He added: “If the American people want a president to add to our division, lead with a clenched fist, closed hand, a hard heart, to demonize the opponents and spew hatred — they don’t need me. They’ve got President Donald Trump. Folks, I am running to offer our country — Democrats, Republicans and independents — a different path. Not back to a path that never was, but to a future that fulfills our true potential as a country.”

“Seated behind a desk on Air Force One, the presidential seal over his left shoulder, President Trump shot a short video Thursday, blasting New York City Mayor Bill de Blasio’s entry into the 2020 race,” the Washington Post reports.

“Trump’s use of taxpayer-funded transportation to post a political message raises some legal and ethics questions. But possibly the greatest crime, some experts say, is the breakdown of norms.”

“Scott Morrison, Australia’s conservative prime minister, scored a surprise victory in federal elections on Saturday, propelled by a populist wave — the ‘quiet Australians,’ he termed it — resembling the force that has upended politics in the United States, Britain and beyond,” the New York Times reports.

“The win stunned Australian election analysts — polls had pointed to a loss for Mr. Morrison’s coalition for months. But in the end, the prime minister confounded expectations suggesting that the country was ready for a change in course after six years of tumultuous leadership under the conservative political coalition.”

Washington Post: “The apparent upset victory was the latest election to trample predictions by polling firms, which all showed Morrison’s political bloc trailing the opposition Labor Party. It also carried other uncanny parallels with Trump’s rise.”

New York Times: “Ms. Gillibrand raised less money from small contributors in her first quarter as a presidential candidate than she had in six of the eight previous quarters when she wasn’t running for president.”

“Now, Ms. Gillibrand is making some changes. Her campaign is winding down the role for one of her longest-serving political and digital firms, Anne Lewis Strategies, where she spent $5.6 million in 2017 and 2018. That was nearly 60 cents of every dollar she spent, much of it to buy Facebook ads.”

“Facebook is still reeling from the fallout from its Cambridge Analytica scandal more than a year ago, as multiple former recruiters say candidates are turning down job offers from what was once considered the best place to work in the United States,” CNBC reports.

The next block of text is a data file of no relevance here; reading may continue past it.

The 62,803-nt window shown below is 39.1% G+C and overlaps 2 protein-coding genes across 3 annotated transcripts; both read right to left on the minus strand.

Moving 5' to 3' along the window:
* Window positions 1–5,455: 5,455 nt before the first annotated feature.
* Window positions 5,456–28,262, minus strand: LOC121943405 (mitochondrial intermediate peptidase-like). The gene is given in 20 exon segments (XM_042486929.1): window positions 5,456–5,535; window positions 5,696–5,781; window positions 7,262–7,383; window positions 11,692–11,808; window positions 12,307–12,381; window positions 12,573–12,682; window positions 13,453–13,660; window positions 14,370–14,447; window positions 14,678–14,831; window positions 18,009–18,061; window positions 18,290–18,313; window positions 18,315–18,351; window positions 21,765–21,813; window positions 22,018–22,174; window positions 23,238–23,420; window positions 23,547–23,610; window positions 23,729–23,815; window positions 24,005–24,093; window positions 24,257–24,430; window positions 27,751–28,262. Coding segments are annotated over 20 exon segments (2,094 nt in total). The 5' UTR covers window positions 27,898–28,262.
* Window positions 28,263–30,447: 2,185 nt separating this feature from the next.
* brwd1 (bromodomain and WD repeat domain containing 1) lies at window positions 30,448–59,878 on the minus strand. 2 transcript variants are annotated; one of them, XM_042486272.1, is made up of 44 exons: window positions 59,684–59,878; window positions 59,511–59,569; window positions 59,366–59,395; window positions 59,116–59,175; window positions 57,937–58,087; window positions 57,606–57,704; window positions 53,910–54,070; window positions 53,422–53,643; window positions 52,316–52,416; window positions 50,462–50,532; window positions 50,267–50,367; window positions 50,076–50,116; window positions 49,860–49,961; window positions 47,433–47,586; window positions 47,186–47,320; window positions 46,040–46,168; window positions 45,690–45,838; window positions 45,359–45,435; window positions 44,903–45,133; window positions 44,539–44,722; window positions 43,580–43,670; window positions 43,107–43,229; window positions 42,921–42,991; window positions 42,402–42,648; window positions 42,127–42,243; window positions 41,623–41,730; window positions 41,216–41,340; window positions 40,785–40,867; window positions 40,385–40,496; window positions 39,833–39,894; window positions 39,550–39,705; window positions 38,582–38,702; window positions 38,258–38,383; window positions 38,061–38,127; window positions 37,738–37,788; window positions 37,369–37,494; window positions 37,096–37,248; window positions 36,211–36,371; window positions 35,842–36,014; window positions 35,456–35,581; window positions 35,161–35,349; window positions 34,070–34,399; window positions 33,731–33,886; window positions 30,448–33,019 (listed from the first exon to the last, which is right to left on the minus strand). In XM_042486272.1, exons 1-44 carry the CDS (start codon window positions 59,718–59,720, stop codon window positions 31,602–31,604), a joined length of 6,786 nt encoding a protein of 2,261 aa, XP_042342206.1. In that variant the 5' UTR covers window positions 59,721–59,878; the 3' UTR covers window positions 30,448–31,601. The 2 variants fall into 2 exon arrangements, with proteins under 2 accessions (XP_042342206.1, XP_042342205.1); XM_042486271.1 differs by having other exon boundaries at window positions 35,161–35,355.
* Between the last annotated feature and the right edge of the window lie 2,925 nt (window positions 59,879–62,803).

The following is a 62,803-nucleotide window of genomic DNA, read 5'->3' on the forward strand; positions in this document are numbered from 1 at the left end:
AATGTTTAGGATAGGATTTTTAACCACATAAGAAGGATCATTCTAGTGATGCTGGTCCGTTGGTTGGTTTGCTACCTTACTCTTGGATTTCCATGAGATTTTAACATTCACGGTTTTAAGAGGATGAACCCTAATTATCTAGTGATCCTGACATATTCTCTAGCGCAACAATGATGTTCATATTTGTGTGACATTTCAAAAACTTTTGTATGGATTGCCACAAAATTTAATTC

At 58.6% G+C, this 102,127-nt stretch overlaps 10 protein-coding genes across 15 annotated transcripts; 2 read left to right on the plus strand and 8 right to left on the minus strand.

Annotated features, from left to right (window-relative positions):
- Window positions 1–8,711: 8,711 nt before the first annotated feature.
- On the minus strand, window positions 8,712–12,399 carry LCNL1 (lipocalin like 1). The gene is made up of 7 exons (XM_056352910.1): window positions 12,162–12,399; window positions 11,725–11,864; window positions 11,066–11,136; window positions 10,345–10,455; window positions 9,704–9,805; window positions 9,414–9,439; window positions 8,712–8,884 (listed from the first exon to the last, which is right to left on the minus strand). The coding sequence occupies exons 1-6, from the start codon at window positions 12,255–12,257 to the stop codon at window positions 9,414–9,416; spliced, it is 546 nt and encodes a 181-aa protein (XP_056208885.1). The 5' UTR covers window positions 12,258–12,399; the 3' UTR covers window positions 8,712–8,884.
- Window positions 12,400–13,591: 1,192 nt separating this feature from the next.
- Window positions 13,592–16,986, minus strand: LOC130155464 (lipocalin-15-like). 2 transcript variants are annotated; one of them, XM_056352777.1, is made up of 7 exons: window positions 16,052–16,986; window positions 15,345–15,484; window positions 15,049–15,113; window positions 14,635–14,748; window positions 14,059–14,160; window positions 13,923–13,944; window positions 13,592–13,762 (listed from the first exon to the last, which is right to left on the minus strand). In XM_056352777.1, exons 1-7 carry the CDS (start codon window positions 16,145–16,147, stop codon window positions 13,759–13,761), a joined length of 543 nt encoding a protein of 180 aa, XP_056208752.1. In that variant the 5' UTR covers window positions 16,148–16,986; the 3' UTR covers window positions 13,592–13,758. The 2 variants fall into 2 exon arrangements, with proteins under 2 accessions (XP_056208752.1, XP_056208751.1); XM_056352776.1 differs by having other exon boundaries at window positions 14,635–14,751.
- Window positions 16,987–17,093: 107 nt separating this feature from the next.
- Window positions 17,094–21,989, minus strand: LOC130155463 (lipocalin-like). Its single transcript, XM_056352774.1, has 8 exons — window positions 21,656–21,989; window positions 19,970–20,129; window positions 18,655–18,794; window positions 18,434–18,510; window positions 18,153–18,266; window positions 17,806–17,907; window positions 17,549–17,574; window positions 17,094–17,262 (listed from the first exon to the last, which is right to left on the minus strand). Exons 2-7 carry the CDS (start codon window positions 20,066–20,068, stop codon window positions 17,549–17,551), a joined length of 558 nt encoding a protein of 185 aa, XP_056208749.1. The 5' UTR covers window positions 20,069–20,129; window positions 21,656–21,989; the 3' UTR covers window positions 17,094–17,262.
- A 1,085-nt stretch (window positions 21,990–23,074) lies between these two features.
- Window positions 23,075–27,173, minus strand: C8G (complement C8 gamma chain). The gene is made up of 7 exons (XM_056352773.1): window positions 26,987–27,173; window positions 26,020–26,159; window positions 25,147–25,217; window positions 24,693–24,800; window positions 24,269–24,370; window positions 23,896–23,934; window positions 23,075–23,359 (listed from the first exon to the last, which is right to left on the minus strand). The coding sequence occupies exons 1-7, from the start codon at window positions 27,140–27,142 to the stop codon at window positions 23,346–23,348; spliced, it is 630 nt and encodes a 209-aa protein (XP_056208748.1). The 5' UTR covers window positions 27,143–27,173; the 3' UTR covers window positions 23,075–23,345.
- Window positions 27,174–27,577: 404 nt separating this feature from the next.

“Among top schools, such as Stanford, Carnegie Mellon and Ivy League universities, Facebook’s acceptance rate for full-time positions offered to new graduates has fallen from an average of 85% for the 2017-2018 school year to between 35% and 55% as of December, according to former Facebook recruiters.”

Agriculture Secretary Sonny Perdue said the Trump administration “could make as much as $20 billion available to farmers in a second round of assistance designed to help offset losses from China’s latest retaliatory tariffs,” Politico reports.

“The second installment of trade aid is being modeled after the one last year. USDA pledged up to $12 billion in assistance for 2018 production, mostly in the form of direct payments to farmers stung by retaliatory duties, as well as commodity purchases.”

Michigan state Rep. Larry Inman (R) has been indicted by a federal grand jury, “accused of trying to sell his vote on a measure to repeal Michigan’s prevailing wage law,” the Detroit Free Press reports.

“Inman is charged with attempted extortion, soliciting a bribe, and making a false statement to the FBI and could face up to 20 years in prison if convicted on the most serious charge.”

The Washington Post reports one of Inman’s text messages, which allegedly offered up a lawmaker’s vote in exchange for cash, ended with a famous five-word phrase: “We never had this discussion.”

Delaware politics from a liberal, progressive and Democratic perspective. Keep Delaware Blue.

1 comment on “What Now?! – 5/19/2019

  1. cassandram

    This is the real socialism right here:
    “The second installment of trade aid is being modeled after the one last year. USDA pledged up to $12 billion in assistance for 2018 production, mostly in the form of direct payments to farmers stung by retaliatory duties, as well as commodity purchases.”